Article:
(Captured Tracks; 2011)
By Jonathan Wroble | 12 September 2011
The aloofly haunting and unassuming self-titled debut from Brooklyn’s Widowspeak is built of modestly psychedelic and frequently soft songs. There’s something almost thematic, in fact, about the record’s unobtrusive nature: its first single has “shy” in the title, while other popular topics include spirits, life in the woods, and long, slow drives in contemplation of lost love. Lead singer Molly Hamilton, who can’t survive a single review (this one evidently included) without a comparison to Hope Sandoval of Mazzy Star, has a range composed entirely of fragile, longing tones; guitarist Robert Earl Thomas, meanwhile, plays his sleepy leads with the inexactitude of intoxication. But put together, all these elements make for a singular, distinctive, and rightfully-celebrated entrance into indie rock, quiet but worth shushing others to hear clearly.
It all begins with “Puritan,” which boasts the stubby groove and blues base that frequently earns Widowspeak an association with grunge—but given how much faster and, well, grungier the song is than the lot of what follows, the label is largely inaccurate. Instead, “Harsh Realm” is the earliest cue of what might be deemed the band’s signature sound: dogmatic chord changes roll calmly as sly guitar figures float upward as if made of hot air, and Hamilton offers a set of forlorn lyrics more fit to whisper in the ear than sing from stage. “I thought of you because / I always think about you,” goes the chorus, capturing the sorrow of a starry night spent alone. The percussion of third member Michael Stasiak is minimal and sonically subdued; as such, the song seems as if bleeding through a nearby room, a perfect match for its delicate despair.
That isn’t to say that Widowspeak finds comfort at languid pace and in heartbreak alone. At its most ferocious, the band approximates the low-fi quirk of the mid-nineties roster at Elephant Six; check out “Fir Coat,” almost pre-made for an art school girlfriend mixtape, to hear bubbly surf guitar and even a few joyous coos from Hamilton. “Nightcrawlers,” a supreme slice of desert doo-wop, includes both an ominous chorus (“It was just the night / It wasn’t you”) and a rollicking guitar solo that sounds like the strangulation of a scavenging rodent. And “Limbs,” the loosest track here in terms of structure and most audacious in terms of instrumentation, could have been an outtake from Portishead’s Third (2008): before Thomas ends the track with robotic whole notes that chill from a distance, Hamilton’s creepy delivery and haunting harmonies hang above a lurking cello and picked acoustic guitar. “What to do with working limbs?”, she asks early on in the song, at once channeling a childlike sense of inquiry and the twisted gusto of a foreshadowing sociopath. Even without percussion or much in the way of hope, it works.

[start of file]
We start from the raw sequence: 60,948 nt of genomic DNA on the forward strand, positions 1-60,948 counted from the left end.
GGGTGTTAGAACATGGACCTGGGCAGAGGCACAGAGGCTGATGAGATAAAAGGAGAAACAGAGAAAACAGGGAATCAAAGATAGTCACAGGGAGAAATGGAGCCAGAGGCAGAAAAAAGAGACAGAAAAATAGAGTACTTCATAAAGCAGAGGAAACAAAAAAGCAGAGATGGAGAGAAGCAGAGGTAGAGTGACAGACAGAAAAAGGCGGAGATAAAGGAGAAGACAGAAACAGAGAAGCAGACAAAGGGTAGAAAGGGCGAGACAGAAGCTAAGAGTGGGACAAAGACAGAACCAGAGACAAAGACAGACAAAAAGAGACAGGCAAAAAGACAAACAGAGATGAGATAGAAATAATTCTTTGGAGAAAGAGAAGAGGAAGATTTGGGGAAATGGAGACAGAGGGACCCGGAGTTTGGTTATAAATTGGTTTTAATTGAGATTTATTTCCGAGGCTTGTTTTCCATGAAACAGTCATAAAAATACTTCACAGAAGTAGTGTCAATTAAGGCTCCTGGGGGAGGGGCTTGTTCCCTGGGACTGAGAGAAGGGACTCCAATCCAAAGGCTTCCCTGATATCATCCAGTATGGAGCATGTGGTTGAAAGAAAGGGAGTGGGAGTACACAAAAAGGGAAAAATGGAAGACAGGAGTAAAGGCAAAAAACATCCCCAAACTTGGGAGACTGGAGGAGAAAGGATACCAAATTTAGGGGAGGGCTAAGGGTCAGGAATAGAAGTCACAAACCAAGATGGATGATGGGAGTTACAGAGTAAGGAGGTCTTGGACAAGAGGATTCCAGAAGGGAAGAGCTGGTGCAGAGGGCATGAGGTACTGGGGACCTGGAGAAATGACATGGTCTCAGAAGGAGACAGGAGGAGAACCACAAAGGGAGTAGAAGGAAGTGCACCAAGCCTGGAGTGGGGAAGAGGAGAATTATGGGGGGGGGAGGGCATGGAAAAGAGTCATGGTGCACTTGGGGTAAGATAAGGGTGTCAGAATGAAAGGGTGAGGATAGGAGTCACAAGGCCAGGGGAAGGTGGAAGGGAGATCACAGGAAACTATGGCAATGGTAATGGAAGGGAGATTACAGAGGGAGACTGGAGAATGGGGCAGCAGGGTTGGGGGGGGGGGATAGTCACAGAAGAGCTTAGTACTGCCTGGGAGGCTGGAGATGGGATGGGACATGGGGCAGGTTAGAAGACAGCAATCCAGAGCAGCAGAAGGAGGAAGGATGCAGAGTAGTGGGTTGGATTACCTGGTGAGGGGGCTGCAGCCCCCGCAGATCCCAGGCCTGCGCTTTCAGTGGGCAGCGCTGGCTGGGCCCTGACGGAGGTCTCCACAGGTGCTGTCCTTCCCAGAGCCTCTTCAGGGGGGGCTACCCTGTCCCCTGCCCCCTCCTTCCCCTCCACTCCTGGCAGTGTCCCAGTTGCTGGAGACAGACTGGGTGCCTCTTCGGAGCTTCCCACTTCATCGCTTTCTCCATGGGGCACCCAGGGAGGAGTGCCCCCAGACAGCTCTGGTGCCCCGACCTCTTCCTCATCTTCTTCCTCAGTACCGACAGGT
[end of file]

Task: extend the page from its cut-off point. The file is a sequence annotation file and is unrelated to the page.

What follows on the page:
Then there are two championing moments, bright in content and arrangement at once. “Gun Shy,” an early single that sustained interest in the band for months, uses seaside strumming and spy theme riffing to set up its clap-your-hands chorus. And “In the Pines,” which somehow stumbles its way into slow funk before evolving into aural paranoia, allows Hamilton her one flash of sultry, albeit shadowy, swagger: a line about meeting up “in the pines where the sun never shines” is, in the context of this entire album, quite the come-on. Upon second listen, the song reveals itself to be about Native American history and a return to nature—but one can be forgiven for originally construing sexuality from its quivering vocal and gentle allure.
By the time Widowspeak winds down with final track “Ghost Boy”—an aching fusion of reflexively dueling guitars and, in the style of “Venus in Furs,” Phil Spector drums on codeine—a mere 34 minutes have passed. But what this band lacks in duration it makes up for with cleverness, coyness, and just plain approachability. Its winning, all-pleasing debut, quiet as it may be in a scene overcrowded with showiness and incessant bids to polarize, is perhaps a mere pebble dropped in a sea—but with will and wit enough to ripple as far as a boulder.